Although the Colt was excellent in combat, it had a major design flaw. The gunpowder would sometimes leak from the cartridges in the field and settle into the cylinder. When the gun was fired, it would ignite all of the powder at once, sending a volley of metal into the left hand of the person firing. The military tried to work around this in various ways, but the Colt Revolving rifle was discontinued. Yet, Colt collectors are willing to pay even for these less functional firearms, with one recently selling at auction for $2,550.
The Sharps rifle was a falling block rifle that also used a unique pellet primer feed. These differences made it easy to operate from horseback with accuracy, and this accuracy is what inspired the English term, "sharpshooter." Used by both the Confederate and Union troops, the Sharps were often used as a sniper rifle. You can find these rifles in antique auctions around the country for a few thousand dollars, such as with this 1861 Sharps rifle that's listed for $3,499.
Spencer Repeating Rifle
This rifle was manufactured for the Union army. Like the Henry, the Spencer wasn't used very much by the Confederacy because, although they could capture the weapon, they were unable to get a consistent supply of ammunition necessary. The Spencer had an excellent reputation in combat, with a sustainable rate of fire of 20 rounds per minute. Since most of the Confederate soldiers were shooting muzzle loaders that had a rate of two to three rounds per minute, using a Spencer gave the person firing the weapon a distinct tactical advantage. Typically, these rifles are sold for $1,000-$3,000 depending on their condition.
Additional Rifles of the Civil War to Consider
While both the Union and Confederate armies had their own standard weapons that they issued to the enlisted, soldiers would frequently bring their own supplies from home with them to the front lines. These home goods ranged from coats to shoes to even weapons. Thus, there's a small chance that non-standard weapons could've been used in combat or were at least manufactured during the 1860s.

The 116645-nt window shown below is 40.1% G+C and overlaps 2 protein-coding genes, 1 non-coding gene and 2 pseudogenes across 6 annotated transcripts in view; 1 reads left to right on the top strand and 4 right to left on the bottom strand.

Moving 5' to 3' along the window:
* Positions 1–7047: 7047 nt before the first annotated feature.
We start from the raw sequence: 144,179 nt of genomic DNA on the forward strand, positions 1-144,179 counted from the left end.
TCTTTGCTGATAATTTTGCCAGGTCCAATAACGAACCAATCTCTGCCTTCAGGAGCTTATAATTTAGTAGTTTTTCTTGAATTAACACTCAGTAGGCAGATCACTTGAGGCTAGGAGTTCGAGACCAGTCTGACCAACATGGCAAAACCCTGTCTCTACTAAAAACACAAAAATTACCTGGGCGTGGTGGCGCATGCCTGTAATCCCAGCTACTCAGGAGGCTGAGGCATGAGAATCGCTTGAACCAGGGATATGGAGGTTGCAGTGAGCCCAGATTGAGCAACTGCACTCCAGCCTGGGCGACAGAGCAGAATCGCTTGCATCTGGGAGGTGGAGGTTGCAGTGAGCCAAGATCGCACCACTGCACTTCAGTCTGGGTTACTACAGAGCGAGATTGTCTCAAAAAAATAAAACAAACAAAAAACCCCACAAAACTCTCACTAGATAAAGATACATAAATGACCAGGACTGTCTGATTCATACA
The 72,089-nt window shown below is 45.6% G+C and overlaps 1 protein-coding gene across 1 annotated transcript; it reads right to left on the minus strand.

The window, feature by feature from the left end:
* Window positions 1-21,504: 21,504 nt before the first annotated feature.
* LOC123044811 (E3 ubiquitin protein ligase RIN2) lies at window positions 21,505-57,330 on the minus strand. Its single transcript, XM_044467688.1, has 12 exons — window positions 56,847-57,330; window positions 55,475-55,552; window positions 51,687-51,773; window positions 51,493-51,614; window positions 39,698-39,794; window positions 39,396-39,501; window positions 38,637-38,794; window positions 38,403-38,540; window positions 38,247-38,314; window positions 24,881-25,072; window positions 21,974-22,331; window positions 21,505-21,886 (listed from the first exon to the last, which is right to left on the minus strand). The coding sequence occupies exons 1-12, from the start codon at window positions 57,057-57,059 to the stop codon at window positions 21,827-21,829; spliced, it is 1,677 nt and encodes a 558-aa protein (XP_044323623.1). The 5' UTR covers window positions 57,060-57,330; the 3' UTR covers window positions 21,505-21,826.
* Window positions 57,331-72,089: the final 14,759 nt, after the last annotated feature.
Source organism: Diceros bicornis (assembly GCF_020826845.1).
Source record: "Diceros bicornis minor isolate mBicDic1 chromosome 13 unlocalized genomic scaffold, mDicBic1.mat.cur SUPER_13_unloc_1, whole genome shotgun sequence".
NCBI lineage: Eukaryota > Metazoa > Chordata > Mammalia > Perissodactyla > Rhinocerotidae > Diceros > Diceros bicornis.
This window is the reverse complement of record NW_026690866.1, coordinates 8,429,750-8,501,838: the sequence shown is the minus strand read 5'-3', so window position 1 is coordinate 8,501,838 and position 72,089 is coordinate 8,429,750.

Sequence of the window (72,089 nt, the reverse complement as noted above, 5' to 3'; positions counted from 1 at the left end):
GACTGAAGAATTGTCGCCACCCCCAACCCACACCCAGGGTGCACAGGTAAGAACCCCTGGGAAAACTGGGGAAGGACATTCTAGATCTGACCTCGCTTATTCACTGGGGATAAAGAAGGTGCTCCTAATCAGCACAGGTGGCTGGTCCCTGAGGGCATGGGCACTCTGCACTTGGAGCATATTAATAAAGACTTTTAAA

These are a few of the more unique rifles that have documented use during the 19th century conflict.
- Fayetteville rifle - The Fayetteville rifle was produced for the Confederacy in Fayetteville, North Carolina.
- M1819 Hall rifle - The Hall rifle was at least 30 years old at the time of the Civil War, but saw some use on both sides. Most of these were in disrepair and not very dependable.
- M1841 Mississippi rifle - The M1841 Mississippi rifle was a percussion rifle manufactured for the Confederacy. It had a bayonet and was accurate and easy to use.
- Minié ball rifles - Various rifles were able to shoot minié balls, which created large, gaping wounds in the targets that they hit.
- Richmond rifle - The Richmond rifle was a rifled musket that used a .58 caliber mini bullet and was produced in Virginia.
Reference Material for Identifying Civil War Rifles
Reference materials are a must-have for any person interested in Civil War firearms or antique firearm collecting in general. Countless firearm experts have lent their own perspective to the subject, and a few contemporary books to check out are:
- Standard Catalog of Civil War Firearms by John F. Graf
- Civil War Weapons: An Illustrated Guide to the Wide Range of Weaponry Used on the Battlefield by Graham Smith
- Civil War Firearms: Their Historical Background and Tactical Use by Joseph G. Bilby
Jump Into History With a Bang
Rifles from the Civil War are important pieces of history, and as such, they can command top prices from avid collectors, military enthusiasts, and Civil War fanatics. So, if you've caught the eye of an old looking rifle in your grandfather's shed in the backyard, take a minute to look it over and see what hidden treasures your family might've been hiding.